Plane Coffee Mom

Chatting about Mission Aviation over coffee

Tag: poverty

Safe Places

Safe places: places like your mother’s lap when you were young, the attic that kept you warm while out of sight, the friend who listened to your dashed dreams with tears in her eyes, the closet where you hid when a stranger knocked on the door, and the family that embraces you. For some of us, inside four walls is safe while for others a wide open field or a trail in the woods feels more secure. The one thing that is constant is that we all need safe places, and when we are in danger we look for them.

Our physical location is important and so are the people who surround us. Safe people create safe places. As I read the Gospels I see Jesus as a Safe Person for those who were broken or seeking. Even Judas was given access to walk with Jesus for several years. I think part of the Church’s calling is to be a safe place, a place of refuge for those in need and pain. Yet sometimes it is not so.

Years ago a young woman told me about a time when she was searching for God.* She was raised in a good family, but she felt abandoned and life was painful. Her questions were deep and hard. She knew God had the answers and she went on a quest to find Him. Not being part of a local Body at that point, she simply visited churches. Not during services, but when she thought she could find a quiet place to seek God on her own. A large, ornate church in the middle of town caught her attention. However, it was locked. A small, friendly-looking church on a side street called to her. Unfortunately the door was chained shut. At one church she found an open door and a place to pray. Soon someone came to question what she was doing, and she quickly left, no closer to answers than when she entered. She tried Sundays, but they were little better. The loneliness she experienced in the throng of worshipper was deeper than the pain of being alone. At another church she arrived early and sat in a pew only to be asked to move by an older gentleman because, “this is where I always sit.” At another church she was followed around as she made her way to the restroom before entering the auditorium: she had simply stopped by and wasn’t dressed for Sunday service. The man who trailed her wore a gun only partially hidden, obviously protecting the normal crowd from people like her. As she traveled, she stopped by church after church, and she couldn’t find what she was looking for.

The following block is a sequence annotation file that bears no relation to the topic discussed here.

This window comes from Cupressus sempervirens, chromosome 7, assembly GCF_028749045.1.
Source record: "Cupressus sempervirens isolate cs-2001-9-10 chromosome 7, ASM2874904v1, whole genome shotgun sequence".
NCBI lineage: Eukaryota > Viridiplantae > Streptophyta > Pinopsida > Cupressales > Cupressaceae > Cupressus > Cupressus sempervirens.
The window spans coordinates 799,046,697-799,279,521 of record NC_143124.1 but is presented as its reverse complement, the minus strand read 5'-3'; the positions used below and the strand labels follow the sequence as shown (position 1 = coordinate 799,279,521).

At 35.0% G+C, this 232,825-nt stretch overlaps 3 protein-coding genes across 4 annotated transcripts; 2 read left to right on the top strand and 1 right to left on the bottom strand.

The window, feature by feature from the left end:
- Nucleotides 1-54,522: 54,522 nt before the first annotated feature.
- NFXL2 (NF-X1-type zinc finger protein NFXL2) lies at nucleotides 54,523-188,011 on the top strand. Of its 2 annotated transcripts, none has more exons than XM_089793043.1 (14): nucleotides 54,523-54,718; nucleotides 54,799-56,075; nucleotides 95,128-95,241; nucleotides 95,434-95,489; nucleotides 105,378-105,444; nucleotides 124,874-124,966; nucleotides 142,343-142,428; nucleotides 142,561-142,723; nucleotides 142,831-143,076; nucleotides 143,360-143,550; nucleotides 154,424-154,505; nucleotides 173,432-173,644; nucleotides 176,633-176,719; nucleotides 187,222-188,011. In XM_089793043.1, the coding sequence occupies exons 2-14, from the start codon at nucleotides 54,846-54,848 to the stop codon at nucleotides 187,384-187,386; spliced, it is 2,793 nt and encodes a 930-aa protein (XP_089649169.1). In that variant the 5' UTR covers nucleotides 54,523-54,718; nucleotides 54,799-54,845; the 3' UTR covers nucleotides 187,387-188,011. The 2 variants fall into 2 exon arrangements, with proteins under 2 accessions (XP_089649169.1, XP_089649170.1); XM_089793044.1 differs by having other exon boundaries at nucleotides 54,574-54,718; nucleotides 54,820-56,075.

Eventually she found solace and a connection with God in public parks, standing among the trees and wandering the lonely paths. It wasn’t church, but God seemed to be there. One day in a distant city she drove by a beautiful park. The beauty of God’s summer was on display in well-tended flower gardens and properly pruned trees and shrubs. It was beautiful. When she had some free time, she drove across town to enjoy the park and find rest and answers for her weary soul. A large gate welcomed her, and she had barely begun to walk the well-trimmed path when she was approached by a monk, “Welcome. How can I bless you today?” he said. It was a Buddhist temple, not a park after all. This was not God’s place. She left disheartened by the fact that she had been offered more blessing and welcome in this place than in the places where the God of the Bible was preached.

This story brought tears to my eyes and hot anger to my heart. Why can we not do better? What have I  locked up that should have been open, what have I carefully saved that God wanted to spend? What am I bearing arms against, either mentally or physically, that is meant to be welcomed? What do I need to lay down in order to bless the hurting with open arms?

We are the Church, and how we choose to manage our buildings and spaces communicates profoundly to a hurting world. May we be a safe people who create safe places.

*details changed to protect privacy

The Street Corner